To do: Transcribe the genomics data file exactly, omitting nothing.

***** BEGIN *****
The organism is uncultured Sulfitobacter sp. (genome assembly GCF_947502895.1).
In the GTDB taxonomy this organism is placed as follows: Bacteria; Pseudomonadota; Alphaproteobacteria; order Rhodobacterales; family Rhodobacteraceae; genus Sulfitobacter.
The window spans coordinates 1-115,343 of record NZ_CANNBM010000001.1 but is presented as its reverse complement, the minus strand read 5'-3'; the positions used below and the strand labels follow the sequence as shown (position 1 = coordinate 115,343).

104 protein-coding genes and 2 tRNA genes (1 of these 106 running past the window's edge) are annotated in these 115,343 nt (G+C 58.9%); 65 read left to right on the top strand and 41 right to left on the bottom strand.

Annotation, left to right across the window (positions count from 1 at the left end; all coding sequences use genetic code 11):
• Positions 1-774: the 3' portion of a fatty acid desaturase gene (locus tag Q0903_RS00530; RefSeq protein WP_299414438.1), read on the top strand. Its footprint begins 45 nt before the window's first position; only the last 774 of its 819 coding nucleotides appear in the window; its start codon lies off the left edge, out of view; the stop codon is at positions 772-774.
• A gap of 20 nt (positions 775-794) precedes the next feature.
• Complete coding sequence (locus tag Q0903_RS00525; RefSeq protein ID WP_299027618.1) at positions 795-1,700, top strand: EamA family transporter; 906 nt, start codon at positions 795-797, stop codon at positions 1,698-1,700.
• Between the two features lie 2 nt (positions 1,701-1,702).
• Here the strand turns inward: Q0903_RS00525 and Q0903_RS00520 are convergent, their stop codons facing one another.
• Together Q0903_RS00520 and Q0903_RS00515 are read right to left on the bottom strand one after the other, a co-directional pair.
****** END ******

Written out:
The organism is uncultured Sulfitobacter sp. (genome assembly GCF_947502895.1).
In the GTDB taxonomy this organism is placed as follows: Bacteria; Pseudomonadota; Alphaproteobacteria; order Rhodobacterales; family Rhodobacteraceae; genus Sulfitobacter.
The window spans coordinates 1-115,343 of record NZ_CANNBM010000001.1 but is presented as its reverse complement, the minus strand read 5'-3'; the positions used below and the strand labels follow the sequence as shown (position 1 = coordinate 115,343).

104 protein-coding genes and 2 tRNA genes (1 of these 106 running past the window's edge) are annotated in these 115,343 nt (G+C 58.9%); 65 read left to right on the top strand and 41 right to left on the bottom strand.

Annotation, left to right across the window (positions count from 1 at the left end; all coding sequences use genetic code 11):
• Positions 1-774: the 3' portion of a fatty acid desaturase gene (locus tag Q0903_RS00530; RefSeq protein WP_299414438.1), read on the top strand. Its footprint begins 45 nt before the window's first position; only the last 774 of its 819 coding nucleotides appear in the window; its start codon lies off the left edge, out of view; the stop codon is at positions 772-774.
• A gap of 20 nt (positions 775-794) precedes the next feature.
• Complete coding sequence (locus tag Q0903_RS00525; RefSeq protein ID WP_299027618.1) at positions 795-1,700, top strand: EamA family transporter; 906 nt, start codon at positions 795-797, stop codon at positions 1,698-1,700.
• Between the two features lie 2 nt (positions 1,701-1,702).
• Here the strand turns inward: Q0903_RS00525 and Q0903_RS00520 are convergent, their stop codons facing one another.
• Together Q0903_RS00520 and Q0903_RS00515 are read right to left on the bottom strand one after the other, a co-directional pair.